Because when you're five, articulating your deep fear of strangers, confusion, and general reluctance to attend school anyway is just, difficult.

So the Mother brings Merrick into the building but he refuses to allow her to walk him back to the classroom. So she lets him trot off down the hallway, only to discover -- a few minutes later--that he has returned to his post outside of the building.

The Mother hauls that child back in and brings him to the office. One of the regular aides, a kindly older woman whom Merrick knows well, offers to go into the classroom with him for awhile.

So Merrick finishes out the day with his own personal security guard.

When the Matron came to school to pick up her offspring, the Mother saw her and gave her the scoop. So did the office staff. Even as the Matron sees the humor, she now fully appreciates the high-tech, foolproof security system her children's school offers: other parents.

The Matron admits to getting a little choked up, thinking of her child, outside and unmonitored and unnoticed. She felt inordinately grateful to her friend, the Mother. In fact, she nearly wept at her feet.

The Matron and the Mother were standing together when Merrick appeared. He gave the Matron a hug. He gave the Mother a Look that would turn Medusa to stone. A Look so dark, so knowing, so suspicious, and so ferocious that the Matron and the Mother were compelled to later take note, together, of the Look.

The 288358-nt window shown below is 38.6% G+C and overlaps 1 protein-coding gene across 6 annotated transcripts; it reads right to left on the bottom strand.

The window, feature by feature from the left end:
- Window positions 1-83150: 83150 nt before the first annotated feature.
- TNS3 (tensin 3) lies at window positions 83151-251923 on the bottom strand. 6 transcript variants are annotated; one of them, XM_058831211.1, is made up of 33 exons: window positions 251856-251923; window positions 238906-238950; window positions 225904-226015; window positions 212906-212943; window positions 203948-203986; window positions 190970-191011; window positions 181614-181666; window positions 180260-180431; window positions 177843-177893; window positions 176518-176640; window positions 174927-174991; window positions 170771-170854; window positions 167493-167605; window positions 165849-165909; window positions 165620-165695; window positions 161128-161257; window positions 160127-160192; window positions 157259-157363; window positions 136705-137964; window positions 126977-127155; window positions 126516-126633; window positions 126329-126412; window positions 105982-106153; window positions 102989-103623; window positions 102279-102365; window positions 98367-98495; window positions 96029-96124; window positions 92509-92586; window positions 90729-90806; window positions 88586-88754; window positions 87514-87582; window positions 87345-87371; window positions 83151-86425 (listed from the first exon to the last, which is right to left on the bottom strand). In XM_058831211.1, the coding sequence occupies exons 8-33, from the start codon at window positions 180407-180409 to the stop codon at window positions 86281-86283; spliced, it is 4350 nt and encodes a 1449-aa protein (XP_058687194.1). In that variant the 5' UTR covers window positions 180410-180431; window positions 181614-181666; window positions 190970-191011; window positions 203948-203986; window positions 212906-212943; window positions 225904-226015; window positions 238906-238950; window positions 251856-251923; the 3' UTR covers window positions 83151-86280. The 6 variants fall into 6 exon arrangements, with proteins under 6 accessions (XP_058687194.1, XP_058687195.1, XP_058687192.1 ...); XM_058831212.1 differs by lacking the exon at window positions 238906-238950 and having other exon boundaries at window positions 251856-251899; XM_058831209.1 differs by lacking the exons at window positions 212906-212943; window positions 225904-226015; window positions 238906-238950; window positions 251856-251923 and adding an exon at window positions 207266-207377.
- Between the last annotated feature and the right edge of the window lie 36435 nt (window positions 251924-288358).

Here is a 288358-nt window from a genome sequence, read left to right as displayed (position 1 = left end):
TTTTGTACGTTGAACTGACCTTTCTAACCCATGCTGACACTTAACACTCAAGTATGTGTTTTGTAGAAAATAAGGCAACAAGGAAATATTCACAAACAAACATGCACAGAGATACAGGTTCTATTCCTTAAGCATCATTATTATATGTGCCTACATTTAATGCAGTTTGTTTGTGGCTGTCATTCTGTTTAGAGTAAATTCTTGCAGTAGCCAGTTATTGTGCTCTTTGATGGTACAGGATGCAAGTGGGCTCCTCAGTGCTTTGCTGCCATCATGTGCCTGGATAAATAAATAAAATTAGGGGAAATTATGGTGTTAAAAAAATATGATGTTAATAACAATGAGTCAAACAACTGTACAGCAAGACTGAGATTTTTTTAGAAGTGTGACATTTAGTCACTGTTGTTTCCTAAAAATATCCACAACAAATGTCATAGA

Today, Merrick's classroom teacher will be gone again. Thankfully, Miss Debbie the aide has returned.

The Matron? She plans to telephone the school at about 9:15 to check on her son's status. Or quit her job and stand guard at the front door.

Tuesday, March 25, 2008

Girls! Who Raised You?

I think I would use the word 'heartbreaking' to describe Meagan Daum's article, "Raunch is Rebranded as Confidence."

There are other adjectives. Disgusting, discouraging, or even perhaps, unsurprising or no big deal.

Read the article.

And as I read it, I wondered about the mothers of those daughters who train for Spring Break, who work out, wax up, and even save up for pre-break surgery: breast implants.

What were their parents telling them before they went?

"Focus on raising your alcohol tolerance, Sydney!"

"Isn't this about time for the nose job?"

"Sweetie, you'll do better during break about ten pounds slimmer. Forget studying. You should really go to the gym."

Spring break isn't something that just happens, that pops out of nowhere. These young women live in a culture (micro of family and friends and macro where we can snicker at Hilary's thighs and pass by porn dozens of times, daily) where hyper-sexualization can be a real achievement.